by Lynn Moffat –
North Tarrytown was grappling with profound change when Ken and I, the three kids, the two cats and the dog arrived from Brooklyn in August 1996. The GM assembly plant was closing. We attended our first meeting in the village that September to hear from GM management. (“Nothing is owed to North Tarrytown – we answer only to our stockholders.” Whoa! Suddenly we were living Michael Moore’s Roger and Me. We left Fort Greene and the battle over the proposed Atlantic Yards for this? It’s going to be more complicated up in Westchester than I thought.)
There was the second (or was it a third?) referendum coming up to change the name of the village from North Tarrytown to Sleepy Hollow. It was contentious. Some wanted to move forward by looking to a literary past; some were dedicated to North Tarrytown forever. The referendum passed.
I felt obliged to read “The Legend” for the first time after that vote. Where I went to high school, in Southern California, early American literature was Hawthorne’s The Scarlet Letter. In college, and a smarty pants school at that, no one read Washington Irving. American literature began with Walt Whitman and Herman Melville. I knew the broad outline of “The Legend,” but then, doesn’t everyone?
Irving’s use of language, his attention to detail of place, and his acute observations regarding rural Dutch life — I was blown away. The “small brook … with just murmur enough to lull one to repose,” that’s the Pocantico River and it was just beyond our Victorian house in Webber Park. Exploring this new locale, I stumbled on the sexton of the Old Dutch Church, Bill Lent, as he emerged from slumber in the shrubbery at the church’s front stoop. The “peculiar character” of Sleepy Hollow’s “inhabitants” as a modern day Rip van Winkle was standing right in front of me.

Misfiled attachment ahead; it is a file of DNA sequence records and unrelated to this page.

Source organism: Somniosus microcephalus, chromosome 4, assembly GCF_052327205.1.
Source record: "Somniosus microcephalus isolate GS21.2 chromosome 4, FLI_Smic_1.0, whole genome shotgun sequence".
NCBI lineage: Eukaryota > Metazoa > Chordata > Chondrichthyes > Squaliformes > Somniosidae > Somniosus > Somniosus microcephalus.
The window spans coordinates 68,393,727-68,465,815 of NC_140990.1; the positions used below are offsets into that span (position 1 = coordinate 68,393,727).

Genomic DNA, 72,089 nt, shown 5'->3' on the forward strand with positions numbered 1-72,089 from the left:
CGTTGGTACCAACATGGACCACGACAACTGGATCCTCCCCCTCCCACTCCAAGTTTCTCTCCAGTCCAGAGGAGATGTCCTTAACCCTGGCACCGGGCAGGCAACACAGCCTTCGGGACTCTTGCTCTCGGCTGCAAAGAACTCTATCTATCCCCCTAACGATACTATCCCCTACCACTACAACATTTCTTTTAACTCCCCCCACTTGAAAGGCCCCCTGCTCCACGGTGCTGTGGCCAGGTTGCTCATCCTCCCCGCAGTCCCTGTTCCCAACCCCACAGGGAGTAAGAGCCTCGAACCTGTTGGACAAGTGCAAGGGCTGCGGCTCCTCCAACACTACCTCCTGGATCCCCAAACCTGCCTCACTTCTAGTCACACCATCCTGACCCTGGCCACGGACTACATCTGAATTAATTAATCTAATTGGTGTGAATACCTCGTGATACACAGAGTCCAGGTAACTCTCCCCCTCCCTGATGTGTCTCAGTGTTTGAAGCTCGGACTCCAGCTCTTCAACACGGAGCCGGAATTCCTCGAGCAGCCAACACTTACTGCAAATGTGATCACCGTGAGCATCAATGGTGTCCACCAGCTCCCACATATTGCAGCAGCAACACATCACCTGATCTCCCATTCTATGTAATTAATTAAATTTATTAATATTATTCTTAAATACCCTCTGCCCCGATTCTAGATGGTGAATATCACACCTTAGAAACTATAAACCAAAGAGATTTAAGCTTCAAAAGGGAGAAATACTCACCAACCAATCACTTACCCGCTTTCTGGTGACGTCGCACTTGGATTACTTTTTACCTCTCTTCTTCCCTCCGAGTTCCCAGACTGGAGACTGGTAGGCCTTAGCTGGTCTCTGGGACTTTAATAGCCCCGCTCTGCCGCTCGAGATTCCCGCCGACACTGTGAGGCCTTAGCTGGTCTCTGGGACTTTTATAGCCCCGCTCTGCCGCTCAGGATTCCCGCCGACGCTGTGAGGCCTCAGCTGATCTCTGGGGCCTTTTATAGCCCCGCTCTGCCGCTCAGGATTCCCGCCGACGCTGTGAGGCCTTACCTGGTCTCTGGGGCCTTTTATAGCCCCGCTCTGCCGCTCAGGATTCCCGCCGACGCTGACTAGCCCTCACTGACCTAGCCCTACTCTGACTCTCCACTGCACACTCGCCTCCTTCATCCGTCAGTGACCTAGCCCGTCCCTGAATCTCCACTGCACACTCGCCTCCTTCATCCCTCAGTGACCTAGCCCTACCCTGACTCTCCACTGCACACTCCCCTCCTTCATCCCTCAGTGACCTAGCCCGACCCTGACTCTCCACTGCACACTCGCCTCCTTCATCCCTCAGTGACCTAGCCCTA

And to “Rip van Winkle,” from the same collection of Irving short stories, The Sketch Book of Geoffrey Crayon, Gent slowly rocking on the front porch, enjoying my first thunderstorm as it rumbled up the Hudson River Valley. I swear I could hear the “odd-looking personages playing at ninepins” up in the fairy Catskill Mountains. (Meanwhile the kids, fresh from Brooklyn, were marveling at lightning and thunder without car alarms.)
I read more and more of Irving’s works and then on to the biographies of Irving. It became clear that this writer, once the most popular of Americans, who helped to forge a young democracy — its laws, its values, its sense of history, its art and culture — had been forgotten. How does that happen?
Where would my beloved New York City be without Irving’s A History of New-York from the Beginning of the World to the End of the Dutch Dynasty by Diedrich Knickerbocker? (Gotham! The New York Knicks!) Would the aesthetics of the Hudson Valley have blossomed into the American Romantic movement without Irving? Would we have learned of Muslims and Moorish culture without Tales of the Alhambra? Or of pirates and buried treasure without the stories of Captain Kidd? Would we have a New York Public Library? Or a bucolic Central Park? Santa Claus and the Christmas holiday season?
“The Legend,” for me, was the key to thinking anew of the village and of our country, its sense of self mixed up with myths and history. As we rediscover Irving, we will keep our ears open for other voices from his time. We know they are there.